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Dr. Morris Collen — Medical Pioneer: 1914 – 2014

Dr. Morris Collen -- Medical Pioneer: 1914 - 2014

Long before Steve Jobs and Bill Gates became well known in the Silicon Valley, Kaiser Permanente’s Dr. Morris Collen was using computers to enhance health care, store medical records, and track diabetes and heart disease. He was the founder of the science of medical informatics (medicine and computers), the last living partner that originally started The Permanente Medical Group, and the founder of the Kaiser Permanente Division of Research in Oakland.

Collen died recently of cancer, approaching his 101st birthday, and up until nearly the end of his life he was still active in Kaiser Permanente.

“I was always amazed at his energy, his wit, and the focus on the future,” said Dr. Susan Smarr, Physician-in-Chief of the Kaiser Permanente Santa Clara Medical Center.


Smarr is a member of the Board of Directors of the Medical Group, and she saw Collen regularly at Board meetings. He would be on hand out the Dr. Collen Kaiser Permanente research awards to physicians who made significant contributions to medical literature and to the health of the community.

One of those Dr. Collen award winners is Dr. Alexander Flint, Neurology, Kaiser Permanente Redwood City whose research and work on strokes has led to changes in medical protocols, saving the lives of stroke patients and improving their recovery.

Dr. Collen leaves behind a tremendous legacy, as a pioneer in the field of medical informatics and as a founder one of the largest clinical research enterprises in this country, Kaiser Permanente’s Division of Research”, said Flint. “The entire research community at Kaiser Permanente mourns his passing.”

Flint worked with the Division of Research, where the anonymized medical records of thousands of past and present Kaiser Permanente members, to give him data needed to make a simple change in stroke patient care.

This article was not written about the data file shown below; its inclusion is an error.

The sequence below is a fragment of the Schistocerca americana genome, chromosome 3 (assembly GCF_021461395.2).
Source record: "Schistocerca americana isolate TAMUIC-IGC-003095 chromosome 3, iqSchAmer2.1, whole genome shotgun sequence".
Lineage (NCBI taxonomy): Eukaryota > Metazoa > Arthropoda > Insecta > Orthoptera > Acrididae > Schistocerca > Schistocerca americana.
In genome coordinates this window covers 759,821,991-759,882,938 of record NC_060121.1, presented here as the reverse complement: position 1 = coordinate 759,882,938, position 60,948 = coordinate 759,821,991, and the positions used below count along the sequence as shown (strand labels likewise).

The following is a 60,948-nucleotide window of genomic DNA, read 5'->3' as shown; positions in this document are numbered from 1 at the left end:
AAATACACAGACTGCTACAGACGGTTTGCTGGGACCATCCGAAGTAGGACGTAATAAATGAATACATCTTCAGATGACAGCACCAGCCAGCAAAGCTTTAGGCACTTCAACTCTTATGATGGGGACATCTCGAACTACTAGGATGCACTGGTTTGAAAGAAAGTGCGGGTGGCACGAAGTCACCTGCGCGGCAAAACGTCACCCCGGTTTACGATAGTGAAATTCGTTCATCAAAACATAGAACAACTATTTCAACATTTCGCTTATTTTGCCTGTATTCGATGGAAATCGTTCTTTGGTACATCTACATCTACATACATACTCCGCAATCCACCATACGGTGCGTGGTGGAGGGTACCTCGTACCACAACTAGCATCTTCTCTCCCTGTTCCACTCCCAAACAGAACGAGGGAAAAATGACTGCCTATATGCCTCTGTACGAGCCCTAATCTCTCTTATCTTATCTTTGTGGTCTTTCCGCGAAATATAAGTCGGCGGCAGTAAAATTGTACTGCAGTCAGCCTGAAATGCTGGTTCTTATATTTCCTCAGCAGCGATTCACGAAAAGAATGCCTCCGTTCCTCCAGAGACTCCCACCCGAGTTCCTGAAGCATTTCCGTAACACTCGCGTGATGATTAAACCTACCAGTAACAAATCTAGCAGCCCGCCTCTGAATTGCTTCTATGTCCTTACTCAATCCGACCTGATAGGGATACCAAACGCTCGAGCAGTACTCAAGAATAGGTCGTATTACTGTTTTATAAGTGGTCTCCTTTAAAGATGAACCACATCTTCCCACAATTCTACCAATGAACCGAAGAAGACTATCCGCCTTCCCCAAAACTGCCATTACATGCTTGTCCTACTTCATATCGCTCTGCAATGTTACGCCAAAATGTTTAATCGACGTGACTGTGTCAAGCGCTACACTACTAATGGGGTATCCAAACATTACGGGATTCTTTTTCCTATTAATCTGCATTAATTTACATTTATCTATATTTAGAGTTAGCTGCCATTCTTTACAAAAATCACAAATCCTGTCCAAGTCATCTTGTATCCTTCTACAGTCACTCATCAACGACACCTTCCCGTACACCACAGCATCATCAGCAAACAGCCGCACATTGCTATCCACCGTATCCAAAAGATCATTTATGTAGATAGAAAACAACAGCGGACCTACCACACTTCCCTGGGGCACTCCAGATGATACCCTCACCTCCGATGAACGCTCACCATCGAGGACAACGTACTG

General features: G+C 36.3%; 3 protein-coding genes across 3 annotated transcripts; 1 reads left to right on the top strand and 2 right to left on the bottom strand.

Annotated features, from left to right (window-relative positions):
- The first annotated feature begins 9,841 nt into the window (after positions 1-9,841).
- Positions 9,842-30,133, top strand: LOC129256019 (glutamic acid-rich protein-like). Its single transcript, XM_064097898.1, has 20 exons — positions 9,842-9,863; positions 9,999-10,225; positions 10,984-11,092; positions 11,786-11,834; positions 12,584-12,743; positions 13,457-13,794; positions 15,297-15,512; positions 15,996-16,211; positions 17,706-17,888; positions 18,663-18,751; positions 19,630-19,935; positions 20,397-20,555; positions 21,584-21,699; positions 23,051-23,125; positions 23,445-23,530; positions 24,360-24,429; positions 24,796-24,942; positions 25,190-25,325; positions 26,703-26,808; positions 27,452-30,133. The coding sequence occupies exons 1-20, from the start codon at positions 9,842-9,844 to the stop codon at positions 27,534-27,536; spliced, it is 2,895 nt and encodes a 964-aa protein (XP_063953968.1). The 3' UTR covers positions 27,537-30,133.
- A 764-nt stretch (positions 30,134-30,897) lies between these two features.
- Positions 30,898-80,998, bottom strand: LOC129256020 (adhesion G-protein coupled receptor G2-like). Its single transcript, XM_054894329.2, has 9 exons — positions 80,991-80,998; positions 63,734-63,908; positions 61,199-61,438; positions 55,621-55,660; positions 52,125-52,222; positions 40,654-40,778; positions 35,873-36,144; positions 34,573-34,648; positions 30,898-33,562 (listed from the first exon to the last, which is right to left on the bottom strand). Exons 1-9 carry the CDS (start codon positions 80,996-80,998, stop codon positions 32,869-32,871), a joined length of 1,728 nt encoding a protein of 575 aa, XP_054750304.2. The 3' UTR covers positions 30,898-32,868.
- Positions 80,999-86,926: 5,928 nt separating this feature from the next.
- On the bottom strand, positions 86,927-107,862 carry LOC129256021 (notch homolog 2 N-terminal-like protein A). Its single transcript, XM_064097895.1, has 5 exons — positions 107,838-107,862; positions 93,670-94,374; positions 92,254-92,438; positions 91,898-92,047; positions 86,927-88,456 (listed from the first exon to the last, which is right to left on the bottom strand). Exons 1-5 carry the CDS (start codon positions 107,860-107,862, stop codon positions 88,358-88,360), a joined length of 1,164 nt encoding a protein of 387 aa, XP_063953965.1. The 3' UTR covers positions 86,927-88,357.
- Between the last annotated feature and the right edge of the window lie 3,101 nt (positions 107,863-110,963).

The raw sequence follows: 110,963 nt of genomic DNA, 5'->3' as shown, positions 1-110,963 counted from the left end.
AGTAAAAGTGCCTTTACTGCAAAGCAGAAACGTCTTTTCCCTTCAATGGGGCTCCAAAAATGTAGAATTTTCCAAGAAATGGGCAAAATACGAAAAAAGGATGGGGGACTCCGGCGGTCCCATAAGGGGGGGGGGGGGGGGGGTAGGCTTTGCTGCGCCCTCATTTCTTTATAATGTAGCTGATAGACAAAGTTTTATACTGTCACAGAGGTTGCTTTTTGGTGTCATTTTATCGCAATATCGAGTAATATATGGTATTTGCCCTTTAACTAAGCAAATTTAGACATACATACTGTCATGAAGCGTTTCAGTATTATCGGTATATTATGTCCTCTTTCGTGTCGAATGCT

By giving the patient a generic, effective and low-cost cholesterol-lowering statin at the onset reduces mortality and enhances recovery in both ischemic and hemorrhagic stroke.

Collen himself had some medical firsts: he was one of the first doctors in the country to administer the new wonder drug penicillin to a civilian during World War II. When most of the penicillin supplies were being shipped to soldiers fighting overseas, Collen was able to get one dose and give it to a Kaiser Shipyard worker suffering from pneumonia. Collen said the man’s recovery was miraculous.

In 1948, Collen was one of the seven founding members of The Permanente Medical Group, which are the physicians of Kaiser Permanente.

Before attending medical school in Minnesota, Collen was an electrical engineering student. He revived that interest in the 1960s, putting standardized medical exam data on large mainframe computers using rudimentary punch cards.

That system has grown to become KPHealthConnect, where the medical records of 14 million past and present members can be mined for information on diseases like heart conditions and diabetes. The data gave rise to the Kaiser Permanente Division of Research in Oakland, which Collen led and made into the largest non-university research institution in the United States.

“Fifty years ago he could see the power of technology, the importance of the Division of Research and the need for physician leadership in health care,” said Dr. Robert Pearl, CEO and executive director of The Permanente Medical Group. “His career in TPMG spanned seven decades, and his contributions will live on forever.”

Collen retired as a medical doctor at 70, but continued consulting for Kaiser Permanente for 30 years. He wrote the definitive book on computers and medicine.

“When you met him, you knew that you had just met someone who had changed the world and helped others do the same,” said Smarr.


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